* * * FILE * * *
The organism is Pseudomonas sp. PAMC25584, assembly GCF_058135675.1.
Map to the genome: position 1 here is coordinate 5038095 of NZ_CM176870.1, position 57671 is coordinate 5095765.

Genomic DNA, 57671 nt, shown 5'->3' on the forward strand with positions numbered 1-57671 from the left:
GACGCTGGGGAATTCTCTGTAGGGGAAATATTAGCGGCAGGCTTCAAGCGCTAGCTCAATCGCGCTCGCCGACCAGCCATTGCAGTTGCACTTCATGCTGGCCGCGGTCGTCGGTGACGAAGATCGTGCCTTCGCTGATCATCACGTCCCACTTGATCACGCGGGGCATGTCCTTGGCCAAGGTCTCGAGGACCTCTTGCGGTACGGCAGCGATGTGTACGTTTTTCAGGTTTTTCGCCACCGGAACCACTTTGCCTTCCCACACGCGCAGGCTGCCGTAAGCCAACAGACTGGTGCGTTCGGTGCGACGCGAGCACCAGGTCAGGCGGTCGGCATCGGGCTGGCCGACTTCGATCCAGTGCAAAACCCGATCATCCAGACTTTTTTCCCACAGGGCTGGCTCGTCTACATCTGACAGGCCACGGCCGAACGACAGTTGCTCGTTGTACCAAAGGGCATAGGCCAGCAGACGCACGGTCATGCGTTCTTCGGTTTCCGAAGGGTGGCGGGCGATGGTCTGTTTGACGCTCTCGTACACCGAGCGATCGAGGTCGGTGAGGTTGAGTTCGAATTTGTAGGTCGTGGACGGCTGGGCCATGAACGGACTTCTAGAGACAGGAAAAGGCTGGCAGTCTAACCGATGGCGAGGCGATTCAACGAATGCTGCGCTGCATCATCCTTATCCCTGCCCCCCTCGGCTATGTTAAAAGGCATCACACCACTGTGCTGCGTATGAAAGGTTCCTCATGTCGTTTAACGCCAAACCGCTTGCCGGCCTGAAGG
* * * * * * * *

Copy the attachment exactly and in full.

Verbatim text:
The organism is Pseudomonas sp. PAMC25584, assembly GCF_058135675.1.
Map to the genome: position 1 here is coordinate 5038095 of NZ_CM176870.1, position 57671 is coordinate 5095765.

Genomic DNA, 57671 nt, shown 5'->3' on the forward strand with positions numbered 1-57671 from the left:
GACGCTGGGGAATTCTCTGTAGGGGAAATATTAGCGGCAGGCTTCAAGCGCTAGCTCAATCGCGCTCGCCGACCAGCCATTGCAGTTGCACTTCATGCTGGCCGCGGTCGTCGGTGACGAAGATCGTGCCTTCGCTGATCATCACGTCCCACTTGATCACGCGGGGCATGTCCTTGGCCAAGGTCTCGAGGACCTCTTGCGGTACGGCAGCGATGTGTACGTTTTTCAGGTTTTTCGCCACCGGAACCACTTTGCCTTCCCACACGCGCAGGCTGCCGTAAGCCAACAGACTGGTGCGTTCGGTGCGACGCGAGCACCAGGTCAGGCGGTCGGCATCGGGCTGGCCGACTTCGATCCAGTGCAAAACCCGATCATCCAGACTTTTTTCCCACAGGGCTGGCTCGTCTACATCTGACAGGCCACGGCCGAACGACAGTTGCTCGTTGTACCAAAGGGCATAGGCCAGCAGACGCACGGTCATGCGTTCTTCGGTTTCCGAAGGGTGGCGGGCGATGGTCTGTTTGACGCTCTCGTACACCGAGCGATCGAGGTCGGTGAGGTTGAGTTCGAATTTGTAGGTCGTGGACGGCTGGGCCATGAACGGACTTCTAGAGACAGGAAAAGGCTGGCAGTCTAACCGATGGCGAGGCGATTCAACGAATGCTGCGCTGCATCATCCTTATCCCTGCCCCCCTCGGCTATGTTAAAAGGCATCACACCACTGTGCTGCGTATGAAAGGTTCCTCATGTCGTTTAACGCCAAACCGCTTGCCGGCCTGAAGG